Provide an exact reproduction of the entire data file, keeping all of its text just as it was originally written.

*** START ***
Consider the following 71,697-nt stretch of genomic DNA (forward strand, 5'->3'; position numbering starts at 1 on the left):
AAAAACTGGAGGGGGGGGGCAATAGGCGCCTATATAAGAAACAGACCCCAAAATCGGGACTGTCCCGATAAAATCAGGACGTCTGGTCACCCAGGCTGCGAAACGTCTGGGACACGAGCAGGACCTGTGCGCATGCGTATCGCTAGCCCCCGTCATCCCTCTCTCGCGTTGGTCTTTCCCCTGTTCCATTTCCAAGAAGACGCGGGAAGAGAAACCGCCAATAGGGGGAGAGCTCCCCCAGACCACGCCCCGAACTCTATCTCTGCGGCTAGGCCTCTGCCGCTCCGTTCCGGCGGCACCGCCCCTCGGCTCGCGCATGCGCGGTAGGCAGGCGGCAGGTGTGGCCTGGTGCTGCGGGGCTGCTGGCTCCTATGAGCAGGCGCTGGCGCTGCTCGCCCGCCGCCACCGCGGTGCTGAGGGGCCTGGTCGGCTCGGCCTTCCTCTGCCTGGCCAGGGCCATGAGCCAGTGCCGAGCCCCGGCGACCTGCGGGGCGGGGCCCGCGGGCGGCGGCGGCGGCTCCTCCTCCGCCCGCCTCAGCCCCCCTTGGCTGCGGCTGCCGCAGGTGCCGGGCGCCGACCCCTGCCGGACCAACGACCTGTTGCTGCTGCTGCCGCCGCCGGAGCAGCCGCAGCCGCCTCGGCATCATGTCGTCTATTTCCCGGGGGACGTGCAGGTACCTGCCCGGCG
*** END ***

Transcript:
Consider the following 71,697-nt stretch of genomic DNA (forward strand, 5'->3'; position numbering starts at 1 on the left):
AAAAACTGGAGGGGGGGGGCAATAGGCGCCTATATAAGAAACAGACCCCAAAATCGGGACTGTCCCGATAAAATCAGGACGTCTGGTCACCCAGGCTGCGAAACGTCTGGGACACGAGCAGGACCTGTGCGCATGCGTATCGCTAGCCCCCGTCATCCCTCTCTCGCGTTGGTCTTTCCCCTGTTCCATTTCCAAGAAGACGCGGGAAGAGAAACCGCCAATAGGGGGAGAGCTCCCCCAGACCACGCCCCGAACTCTATCTCTGCGGCTAGGCCTCTGCCGCTCCGTTCCGGCGGCACCGCCCCTCGGCTCGCGCATGCGCGGTAGGCAGGCGGCAGGTGTGGCCTGGTGCTGCGGGGCTGCTGGCTCCTATGAGCAGGCGCTGGCGCTGCTCGCCCGCCGCCACCGCGGTGCTGAGGGGCCTGGTCGGCTCGGCCTTCCTCTGCCTGGCCAGGGCCATGAGCCAGTGCCGAGCCCCGGCGACCTGCGGGGCGGGGCCCGCGGGCGGCGGCGGCGGCTCCTCCTCCGCCCGCCTCAGCCCCCCTTGGCTGCGGCTGCCGCAGGTGCCGGGCGCCGACCCCTGCCGGACCAACGACCTGTTGCTGCTGCTGCCGCCGCCGGAGCAGCCGCAGCCGCCTCGGCATCATGTCGTCTATTTCCCGGGGGACGTGCAGGTACCTGCCCGGCG